All these things were rejected by the nation. They were rejected first by the priests. They knew not that the mind of the age in which they lived was in advance of the traditional Judaism, and, therefore, they looked upon the Redeemer as an irreverent, ungodly man, a sabbath-breaker. He was rejected by the rulers, who did not understand that in righteousness alone are governments to subsist, and, there fore, when He demanded of them justice, mercy, truth, they looked upon Him as a revolutionizer. He was rejected likewise by the people-that people ever ready to listen to any demagogue promising them earthly grandeur. They who on this occasion called out, "Hosanna to the Son of David," and were content to do so, so long as they believed He intended to lead them to personal comfort and enjoyment, afterwards cried out, "Crucify Him! crucify Him!" "His blood be on us, and on our children;" so that His rejection was the act of the whole nation. Now, respecting this day of grace we have two remarks to make.
First: in this advent of the Redeemer there was nothing outwardly remarkable to the men of that day. It was almost nothing. Of all the historians of that period, few indeed are found to mention it. This is a thing which we at this day can scarcely understand; for to us the blessed advent of our Lord is the brightest page in the world's history: but to them it was far otherwise. I remember, for one moment, what the advent of our Lord was to all outward appearance. He seemed, let it be said reverently, to the rulers of those days, a fanatical freethinker. They heard of His miracles, but they appeared nothing remarkable to them; there was nothing there on which to fasten their attention. They heard that some of the populace had been led away, and now and then, it may be, some of His words reached their cars, but to them they were hard to be understood-full of mystery, or else they roused every evil passion in their hearts, so stern and uncompromising was the morality they taught. They put aside these words in that brief period, and the day of grace passed.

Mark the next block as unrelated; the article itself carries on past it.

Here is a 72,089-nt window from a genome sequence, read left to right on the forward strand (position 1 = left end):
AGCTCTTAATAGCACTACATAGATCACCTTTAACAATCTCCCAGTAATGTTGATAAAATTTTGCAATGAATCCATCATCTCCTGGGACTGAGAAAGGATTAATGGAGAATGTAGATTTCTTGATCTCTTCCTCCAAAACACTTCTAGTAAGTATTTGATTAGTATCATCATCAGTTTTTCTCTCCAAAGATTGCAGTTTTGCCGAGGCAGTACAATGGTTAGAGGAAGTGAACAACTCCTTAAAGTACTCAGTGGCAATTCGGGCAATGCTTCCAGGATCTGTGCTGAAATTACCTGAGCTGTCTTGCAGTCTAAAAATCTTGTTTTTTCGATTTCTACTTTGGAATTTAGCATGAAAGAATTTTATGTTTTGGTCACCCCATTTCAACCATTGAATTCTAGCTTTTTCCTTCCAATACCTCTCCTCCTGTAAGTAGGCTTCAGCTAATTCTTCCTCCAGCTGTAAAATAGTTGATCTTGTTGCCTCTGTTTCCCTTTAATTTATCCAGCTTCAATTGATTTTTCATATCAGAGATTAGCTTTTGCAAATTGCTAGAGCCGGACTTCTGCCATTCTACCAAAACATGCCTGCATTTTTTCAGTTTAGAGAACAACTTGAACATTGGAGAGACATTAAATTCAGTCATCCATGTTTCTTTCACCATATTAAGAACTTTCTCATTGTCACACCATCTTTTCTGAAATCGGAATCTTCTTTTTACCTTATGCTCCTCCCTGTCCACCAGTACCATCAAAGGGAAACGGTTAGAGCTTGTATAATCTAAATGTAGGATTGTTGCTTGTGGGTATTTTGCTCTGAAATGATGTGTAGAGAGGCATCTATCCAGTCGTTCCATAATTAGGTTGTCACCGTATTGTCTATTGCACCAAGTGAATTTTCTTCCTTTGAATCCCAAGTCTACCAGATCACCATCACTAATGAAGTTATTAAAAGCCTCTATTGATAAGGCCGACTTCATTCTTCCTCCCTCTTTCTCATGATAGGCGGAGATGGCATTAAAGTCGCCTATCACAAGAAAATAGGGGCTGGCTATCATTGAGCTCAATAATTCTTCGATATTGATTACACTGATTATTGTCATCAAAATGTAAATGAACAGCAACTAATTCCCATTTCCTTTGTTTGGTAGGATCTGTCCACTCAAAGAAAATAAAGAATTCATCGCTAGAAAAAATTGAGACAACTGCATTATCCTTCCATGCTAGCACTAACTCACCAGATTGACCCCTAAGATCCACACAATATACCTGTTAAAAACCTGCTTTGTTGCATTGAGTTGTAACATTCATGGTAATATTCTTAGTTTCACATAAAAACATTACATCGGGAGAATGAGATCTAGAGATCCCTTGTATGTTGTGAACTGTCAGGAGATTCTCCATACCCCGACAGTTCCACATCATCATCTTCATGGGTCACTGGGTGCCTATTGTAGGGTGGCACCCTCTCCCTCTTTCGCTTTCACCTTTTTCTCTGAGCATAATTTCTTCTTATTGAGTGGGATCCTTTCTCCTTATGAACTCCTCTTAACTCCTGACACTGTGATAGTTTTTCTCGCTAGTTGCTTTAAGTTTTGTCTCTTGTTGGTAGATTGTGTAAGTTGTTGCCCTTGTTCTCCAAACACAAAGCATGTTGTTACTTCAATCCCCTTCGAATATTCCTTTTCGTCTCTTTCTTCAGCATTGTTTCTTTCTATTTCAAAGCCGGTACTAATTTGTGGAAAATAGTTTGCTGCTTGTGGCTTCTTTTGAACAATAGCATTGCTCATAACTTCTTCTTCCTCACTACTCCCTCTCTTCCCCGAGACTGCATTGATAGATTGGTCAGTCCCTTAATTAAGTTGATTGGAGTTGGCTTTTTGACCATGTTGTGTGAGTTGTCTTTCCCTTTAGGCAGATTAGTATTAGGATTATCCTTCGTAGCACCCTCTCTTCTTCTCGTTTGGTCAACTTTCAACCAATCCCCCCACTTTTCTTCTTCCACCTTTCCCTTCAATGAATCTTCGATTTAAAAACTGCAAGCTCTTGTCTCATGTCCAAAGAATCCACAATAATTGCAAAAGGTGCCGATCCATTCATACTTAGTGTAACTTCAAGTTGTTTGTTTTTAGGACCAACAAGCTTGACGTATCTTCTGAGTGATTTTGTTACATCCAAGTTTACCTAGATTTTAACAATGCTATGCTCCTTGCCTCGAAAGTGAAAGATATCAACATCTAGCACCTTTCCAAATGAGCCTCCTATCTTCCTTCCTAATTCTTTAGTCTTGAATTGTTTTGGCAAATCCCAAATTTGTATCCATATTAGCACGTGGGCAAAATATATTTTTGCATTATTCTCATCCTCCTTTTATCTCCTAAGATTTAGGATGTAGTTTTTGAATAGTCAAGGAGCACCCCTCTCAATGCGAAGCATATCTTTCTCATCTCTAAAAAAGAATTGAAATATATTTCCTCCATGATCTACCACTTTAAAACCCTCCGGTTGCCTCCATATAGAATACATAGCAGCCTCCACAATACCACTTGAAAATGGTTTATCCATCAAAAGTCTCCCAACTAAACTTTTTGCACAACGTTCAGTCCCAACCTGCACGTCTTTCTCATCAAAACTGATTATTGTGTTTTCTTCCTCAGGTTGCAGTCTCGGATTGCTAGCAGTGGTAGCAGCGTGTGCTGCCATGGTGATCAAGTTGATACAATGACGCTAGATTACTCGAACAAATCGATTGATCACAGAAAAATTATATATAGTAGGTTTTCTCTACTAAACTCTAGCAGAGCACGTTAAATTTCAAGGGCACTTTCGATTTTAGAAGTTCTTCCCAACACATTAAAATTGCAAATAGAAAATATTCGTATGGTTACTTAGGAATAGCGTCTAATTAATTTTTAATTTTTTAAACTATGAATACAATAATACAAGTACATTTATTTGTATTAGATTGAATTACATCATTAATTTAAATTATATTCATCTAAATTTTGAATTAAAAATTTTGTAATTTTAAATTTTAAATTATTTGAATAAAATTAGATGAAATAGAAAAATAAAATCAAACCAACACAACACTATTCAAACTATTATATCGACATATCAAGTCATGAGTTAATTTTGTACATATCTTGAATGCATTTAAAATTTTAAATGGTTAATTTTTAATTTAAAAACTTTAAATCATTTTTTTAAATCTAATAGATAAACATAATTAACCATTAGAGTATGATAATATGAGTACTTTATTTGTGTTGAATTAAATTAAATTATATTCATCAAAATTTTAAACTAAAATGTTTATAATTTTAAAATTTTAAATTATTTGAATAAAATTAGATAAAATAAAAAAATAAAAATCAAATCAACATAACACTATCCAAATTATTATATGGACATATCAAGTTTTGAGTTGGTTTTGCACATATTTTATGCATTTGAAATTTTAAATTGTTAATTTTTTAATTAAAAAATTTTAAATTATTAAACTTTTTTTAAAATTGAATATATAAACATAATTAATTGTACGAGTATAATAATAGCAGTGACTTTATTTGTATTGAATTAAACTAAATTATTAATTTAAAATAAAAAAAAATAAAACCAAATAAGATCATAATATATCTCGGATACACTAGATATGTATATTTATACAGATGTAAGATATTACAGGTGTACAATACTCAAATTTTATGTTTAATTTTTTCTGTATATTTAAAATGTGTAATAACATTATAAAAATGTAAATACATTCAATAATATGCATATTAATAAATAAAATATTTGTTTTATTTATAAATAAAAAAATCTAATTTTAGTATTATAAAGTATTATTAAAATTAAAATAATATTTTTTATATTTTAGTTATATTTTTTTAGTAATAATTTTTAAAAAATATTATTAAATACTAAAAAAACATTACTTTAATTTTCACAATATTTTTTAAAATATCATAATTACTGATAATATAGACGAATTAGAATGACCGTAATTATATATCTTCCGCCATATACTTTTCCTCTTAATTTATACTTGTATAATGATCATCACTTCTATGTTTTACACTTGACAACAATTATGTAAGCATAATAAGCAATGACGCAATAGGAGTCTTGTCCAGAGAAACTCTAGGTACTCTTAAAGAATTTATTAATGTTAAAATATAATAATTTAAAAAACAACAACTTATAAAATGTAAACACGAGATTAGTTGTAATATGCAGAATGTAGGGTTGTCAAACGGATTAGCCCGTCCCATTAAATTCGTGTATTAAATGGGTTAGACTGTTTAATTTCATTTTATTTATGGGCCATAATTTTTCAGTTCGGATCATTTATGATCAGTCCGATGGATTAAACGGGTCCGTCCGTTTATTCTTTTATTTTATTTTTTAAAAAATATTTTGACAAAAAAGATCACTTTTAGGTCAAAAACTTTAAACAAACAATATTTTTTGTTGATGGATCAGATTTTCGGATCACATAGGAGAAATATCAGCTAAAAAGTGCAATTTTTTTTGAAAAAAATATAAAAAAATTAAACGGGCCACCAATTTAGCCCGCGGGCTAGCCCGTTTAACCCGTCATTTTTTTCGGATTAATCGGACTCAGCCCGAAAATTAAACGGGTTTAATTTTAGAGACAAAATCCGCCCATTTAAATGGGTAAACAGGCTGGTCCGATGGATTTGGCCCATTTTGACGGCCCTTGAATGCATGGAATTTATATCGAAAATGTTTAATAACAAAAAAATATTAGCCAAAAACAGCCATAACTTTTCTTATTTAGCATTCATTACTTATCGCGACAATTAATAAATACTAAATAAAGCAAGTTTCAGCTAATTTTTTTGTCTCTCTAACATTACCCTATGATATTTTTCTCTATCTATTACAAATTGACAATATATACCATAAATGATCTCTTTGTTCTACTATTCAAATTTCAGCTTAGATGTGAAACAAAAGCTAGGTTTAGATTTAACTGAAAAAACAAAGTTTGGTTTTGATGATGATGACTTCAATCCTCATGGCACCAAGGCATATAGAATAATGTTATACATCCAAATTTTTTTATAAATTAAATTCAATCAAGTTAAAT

And just such as this is God's visitation to us. Generally, the day of God's visitation is not a day very remarkable outwardly. Bereavements, sorrows-no doubt, in these God speaks; but there are other occasions far more quiet and unobtrusive, but which are yet plainly days of grace. A scruple which others do not see, a doubt coming into the mind respecting some views held sacred by the popular creed, a sense of heart-loneliness and solitariness, a feeling of awful misgiving when the future lies open before us, the dread feeling of an eternal godlessness, for men who are living godless lives now-these silent moments unmarked, these are the moments in which the Eternal is speaking to our souls.